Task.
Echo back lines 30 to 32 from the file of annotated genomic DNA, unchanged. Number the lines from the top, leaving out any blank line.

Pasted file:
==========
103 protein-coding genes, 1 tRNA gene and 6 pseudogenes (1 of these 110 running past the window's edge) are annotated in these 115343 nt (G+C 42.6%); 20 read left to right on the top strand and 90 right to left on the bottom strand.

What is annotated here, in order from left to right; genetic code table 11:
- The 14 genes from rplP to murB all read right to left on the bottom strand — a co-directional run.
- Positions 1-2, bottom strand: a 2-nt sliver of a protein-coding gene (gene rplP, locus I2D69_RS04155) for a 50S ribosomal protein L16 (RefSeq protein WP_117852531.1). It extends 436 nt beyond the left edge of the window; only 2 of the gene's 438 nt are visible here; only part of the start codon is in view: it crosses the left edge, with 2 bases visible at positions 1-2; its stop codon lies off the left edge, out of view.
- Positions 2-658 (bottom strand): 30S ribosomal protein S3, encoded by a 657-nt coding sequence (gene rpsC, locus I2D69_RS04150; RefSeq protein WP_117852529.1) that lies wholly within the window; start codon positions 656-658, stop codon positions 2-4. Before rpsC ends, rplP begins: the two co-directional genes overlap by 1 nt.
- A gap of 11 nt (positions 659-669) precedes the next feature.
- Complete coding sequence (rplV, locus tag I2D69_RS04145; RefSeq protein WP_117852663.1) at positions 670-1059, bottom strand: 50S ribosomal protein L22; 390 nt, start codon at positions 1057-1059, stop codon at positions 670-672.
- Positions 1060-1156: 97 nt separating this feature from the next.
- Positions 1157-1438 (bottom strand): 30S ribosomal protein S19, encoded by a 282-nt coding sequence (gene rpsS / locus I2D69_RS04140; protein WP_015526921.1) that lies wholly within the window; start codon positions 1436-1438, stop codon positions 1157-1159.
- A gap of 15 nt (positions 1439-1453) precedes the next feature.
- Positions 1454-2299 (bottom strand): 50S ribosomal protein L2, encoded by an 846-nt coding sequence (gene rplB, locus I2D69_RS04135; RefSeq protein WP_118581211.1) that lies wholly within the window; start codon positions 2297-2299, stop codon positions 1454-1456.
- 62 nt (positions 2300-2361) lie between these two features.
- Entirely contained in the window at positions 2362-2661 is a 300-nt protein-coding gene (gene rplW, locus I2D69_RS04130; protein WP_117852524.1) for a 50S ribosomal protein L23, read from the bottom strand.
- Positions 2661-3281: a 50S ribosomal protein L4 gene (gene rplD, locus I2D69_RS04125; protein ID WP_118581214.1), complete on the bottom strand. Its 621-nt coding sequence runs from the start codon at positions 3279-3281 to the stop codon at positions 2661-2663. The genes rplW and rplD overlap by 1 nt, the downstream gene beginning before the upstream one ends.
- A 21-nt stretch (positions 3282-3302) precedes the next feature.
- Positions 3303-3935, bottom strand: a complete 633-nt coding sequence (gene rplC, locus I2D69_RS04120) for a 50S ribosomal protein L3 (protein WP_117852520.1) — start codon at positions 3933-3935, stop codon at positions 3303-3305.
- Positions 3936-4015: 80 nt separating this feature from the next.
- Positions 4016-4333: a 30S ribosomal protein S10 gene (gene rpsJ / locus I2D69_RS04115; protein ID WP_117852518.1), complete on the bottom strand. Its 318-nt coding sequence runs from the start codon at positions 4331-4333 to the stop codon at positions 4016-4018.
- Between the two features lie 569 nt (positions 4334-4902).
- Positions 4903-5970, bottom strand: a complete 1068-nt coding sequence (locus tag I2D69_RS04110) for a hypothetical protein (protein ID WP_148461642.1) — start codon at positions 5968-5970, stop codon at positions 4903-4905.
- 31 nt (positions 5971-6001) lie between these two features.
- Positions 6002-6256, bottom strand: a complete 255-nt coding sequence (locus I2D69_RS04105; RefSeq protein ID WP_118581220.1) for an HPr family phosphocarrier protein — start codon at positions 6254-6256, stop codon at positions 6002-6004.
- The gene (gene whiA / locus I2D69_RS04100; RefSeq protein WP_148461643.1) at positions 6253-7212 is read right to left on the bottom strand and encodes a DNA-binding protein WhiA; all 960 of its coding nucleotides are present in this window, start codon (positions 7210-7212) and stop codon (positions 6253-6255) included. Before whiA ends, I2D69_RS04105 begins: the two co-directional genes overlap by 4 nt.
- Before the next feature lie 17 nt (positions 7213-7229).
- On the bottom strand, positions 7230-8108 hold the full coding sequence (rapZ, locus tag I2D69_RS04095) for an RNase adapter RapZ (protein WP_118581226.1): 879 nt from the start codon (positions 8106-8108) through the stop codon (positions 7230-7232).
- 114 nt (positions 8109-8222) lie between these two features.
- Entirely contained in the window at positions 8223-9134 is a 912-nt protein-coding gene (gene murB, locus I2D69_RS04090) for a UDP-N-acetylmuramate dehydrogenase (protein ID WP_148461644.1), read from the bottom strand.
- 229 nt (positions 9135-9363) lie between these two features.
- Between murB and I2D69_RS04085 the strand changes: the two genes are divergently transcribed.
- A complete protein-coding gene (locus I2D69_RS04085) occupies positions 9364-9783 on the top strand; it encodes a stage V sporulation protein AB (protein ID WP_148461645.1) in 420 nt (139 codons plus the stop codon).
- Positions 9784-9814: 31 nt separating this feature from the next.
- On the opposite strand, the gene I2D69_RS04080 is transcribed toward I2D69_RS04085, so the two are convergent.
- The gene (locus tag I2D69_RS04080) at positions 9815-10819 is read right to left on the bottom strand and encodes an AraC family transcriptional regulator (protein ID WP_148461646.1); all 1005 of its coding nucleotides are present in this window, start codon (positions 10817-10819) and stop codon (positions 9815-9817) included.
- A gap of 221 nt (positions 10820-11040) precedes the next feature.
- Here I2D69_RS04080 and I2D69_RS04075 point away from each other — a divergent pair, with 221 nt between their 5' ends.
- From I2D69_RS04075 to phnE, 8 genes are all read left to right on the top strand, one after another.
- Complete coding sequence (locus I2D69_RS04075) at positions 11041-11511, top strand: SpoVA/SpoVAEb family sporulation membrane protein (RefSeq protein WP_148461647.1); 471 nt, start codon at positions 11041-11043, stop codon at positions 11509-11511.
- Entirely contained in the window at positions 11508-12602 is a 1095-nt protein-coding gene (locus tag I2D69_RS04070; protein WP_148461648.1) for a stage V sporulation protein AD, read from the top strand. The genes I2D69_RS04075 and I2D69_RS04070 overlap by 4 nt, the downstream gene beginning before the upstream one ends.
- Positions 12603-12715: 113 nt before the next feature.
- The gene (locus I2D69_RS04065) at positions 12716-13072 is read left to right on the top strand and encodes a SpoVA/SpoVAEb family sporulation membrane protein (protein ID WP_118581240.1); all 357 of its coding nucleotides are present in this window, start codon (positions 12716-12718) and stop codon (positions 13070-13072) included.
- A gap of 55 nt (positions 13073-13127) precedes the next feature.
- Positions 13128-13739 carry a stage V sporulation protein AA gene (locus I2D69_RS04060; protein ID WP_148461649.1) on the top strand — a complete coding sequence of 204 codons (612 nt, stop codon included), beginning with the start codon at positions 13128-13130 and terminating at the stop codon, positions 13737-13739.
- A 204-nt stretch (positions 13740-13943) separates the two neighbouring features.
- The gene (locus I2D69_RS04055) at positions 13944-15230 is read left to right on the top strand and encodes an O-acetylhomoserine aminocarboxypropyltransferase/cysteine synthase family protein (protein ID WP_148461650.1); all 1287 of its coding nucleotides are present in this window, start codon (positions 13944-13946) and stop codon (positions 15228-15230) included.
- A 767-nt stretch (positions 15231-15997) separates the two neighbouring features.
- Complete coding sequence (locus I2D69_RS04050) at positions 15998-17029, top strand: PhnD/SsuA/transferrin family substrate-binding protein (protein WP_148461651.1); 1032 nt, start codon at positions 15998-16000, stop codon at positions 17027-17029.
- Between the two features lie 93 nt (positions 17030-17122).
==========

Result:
- A complete protein-coding gene (locus I2D69_RS04085) occupies positions 9364-9783 on the top strand; it encodes a stage V sporulation protein AB (protein ID WP_148461645.1) in 420 nt (139 codons plus the stop codon).
- Positions 9784-9814: 31 nt separating this feature from the next.
- On the opposite strand, the gene I2D69_RS04080 is transcribed toward I2D69_RS04085, so the two are convergent.